The HFE Guide To Becoming A Personal Trainer
The fitness industry is truly booming and currently it's worth well over £4 billion. New trends are emerging daily, new gyms and clubs open every week and it really seems like the possibilities are endless, particularly when it comes to employment opportunities. Without a doubt, the most-sought after role in the fitness industry is that of the personal trainer. They really are seen the cornerstone of the fitness industry and what they can do for clients is unmatched. Day in, day out PTs are there in gyms, clubs, parks and even on cruise ships helping clients achieve their goals and inspire lasting change.
Now more than ever we're faced with epidemic levels of chronic illnesses, obesity and sedentary behaviour. At the same time however there have been global shifts in our attitudes towards health and fitness - people in their millions are looking to eat healthily and get in shape. Personal trainers need to be at the ready to help a range of people of varying ages and exercise abilities. This journey to join the fitness elite and truly help others starts with having the right personal qualities.
It's one thing to occasionally go to the gym and strive to eat five portions of fruit and veg a day, but another thing entirely to fully immerse in your health and fitness. Becoming a leading personal trainer requires passion and dedication, an unwavering commitment and the burning desire to constantly educate yourself, even in the face of 6am starts and 9pm finishes.
If you think you have those qualities and aren't off-put by what it takes then the next step is to get qualified. The Level 2 Gym Instructor course is where newcomers to vocational fitness qualifications need to start. Once this has been achieved you can progress to the Level 3 Certificate in Personal Training, arguably the most popular vocational fitness qualification available.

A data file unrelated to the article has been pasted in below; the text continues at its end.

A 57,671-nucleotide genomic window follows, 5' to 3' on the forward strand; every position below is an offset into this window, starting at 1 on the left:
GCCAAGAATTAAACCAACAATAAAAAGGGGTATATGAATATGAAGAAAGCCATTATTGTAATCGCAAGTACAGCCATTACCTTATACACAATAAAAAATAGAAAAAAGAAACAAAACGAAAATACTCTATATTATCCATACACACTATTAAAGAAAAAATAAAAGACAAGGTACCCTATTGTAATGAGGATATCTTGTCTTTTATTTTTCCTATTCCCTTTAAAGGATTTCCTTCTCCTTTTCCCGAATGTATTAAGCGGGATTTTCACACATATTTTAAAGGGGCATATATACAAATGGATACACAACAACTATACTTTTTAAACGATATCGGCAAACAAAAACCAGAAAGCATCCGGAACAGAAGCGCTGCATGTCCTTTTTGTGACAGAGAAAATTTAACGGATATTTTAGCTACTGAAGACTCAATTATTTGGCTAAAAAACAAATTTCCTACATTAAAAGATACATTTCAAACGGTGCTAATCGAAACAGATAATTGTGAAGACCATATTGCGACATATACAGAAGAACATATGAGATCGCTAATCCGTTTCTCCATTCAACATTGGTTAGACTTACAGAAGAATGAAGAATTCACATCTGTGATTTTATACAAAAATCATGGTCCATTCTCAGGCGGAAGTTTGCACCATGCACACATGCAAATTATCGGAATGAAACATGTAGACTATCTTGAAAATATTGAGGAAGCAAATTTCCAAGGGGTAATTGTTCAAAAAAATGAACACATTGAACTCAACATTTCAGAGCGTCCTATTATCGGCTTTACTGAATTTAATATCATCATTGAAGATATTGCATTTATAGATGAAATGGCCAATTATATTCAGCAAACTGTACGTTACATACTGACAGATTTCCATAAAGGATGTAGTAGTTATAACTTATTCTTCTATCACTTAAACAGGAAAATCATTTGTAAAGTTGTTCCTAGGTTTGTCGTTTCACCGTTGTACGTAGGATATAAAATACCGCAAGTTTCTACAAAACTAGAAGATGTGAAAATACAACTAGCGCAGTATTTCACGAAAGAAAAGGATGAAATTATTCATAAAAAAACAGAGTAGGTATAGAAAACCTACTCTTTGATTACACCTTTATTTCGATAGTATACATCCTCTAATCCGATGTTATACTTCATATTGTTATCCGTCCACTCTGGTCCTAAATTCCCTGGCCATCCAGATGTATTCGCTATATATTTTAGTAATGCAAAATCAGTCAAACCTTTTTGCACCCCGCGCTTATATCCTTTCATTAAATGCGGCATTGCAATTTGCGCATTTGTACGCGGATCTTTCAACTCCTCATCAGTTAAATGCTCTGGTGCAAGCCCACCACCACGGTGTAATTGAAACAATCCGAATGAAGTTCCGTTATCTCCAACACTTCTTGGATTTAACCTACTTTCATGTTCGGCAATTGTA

For those looking to further upskill and advance further there are other specialisations to consider such as working with older adults or pre and postnatal clients, there's even GP/exercise referral and Level 4 qualifications such as Obesity and Diabetes and Low Back Pain to consider. While there are a finite number of fitness courses and qualifications available, it's important to remember that the very best personal trainers never stop learning. Whether it's attending industry events, CPD workshops, reading the latest scientific journals or even stories online, PTs are always striving to keep their knowledge up to date.
While the road to getting qualified is long and often challenging, it opens up a near-limitless amount of amount of employment opportunities. They can easily be split into two categories: self-employed and (full/part time) employment. According to many recent reports self-employment is the most popular avenue for personal trainers. It's by no means for everyone but with this route comes a great amount of freedom and the ability to really be your own boss. The other route of employment does provide more security and PTs employed by gyms, clubs and other fitness facilities wouldn't have to worry about tax, paying rent and other financial aspects. On the other hand, you may end up working specific shift patterns and teaching group exercises classes.
In terms of where personal trainers can find work, there a plenty of avenues to explore:
- CrossFit boxes
- Cruise ships and holiday resorts
- Charities and trusts
- Education institutions - colleges, universities and schools
- Leisure centres
- Gyms and health clubs
Becoming a personal trainer is not only a potentially lucrative endeavour but it's also incredibly rewarding. PTs have the ability to transform the lives of clients and truly instil lasting change. If your interest is piqued and you feel like you have the drive and the right qualities, get in touch with HFE and learn more about their industry-leading personal trainer courses.
This article is sponsored content.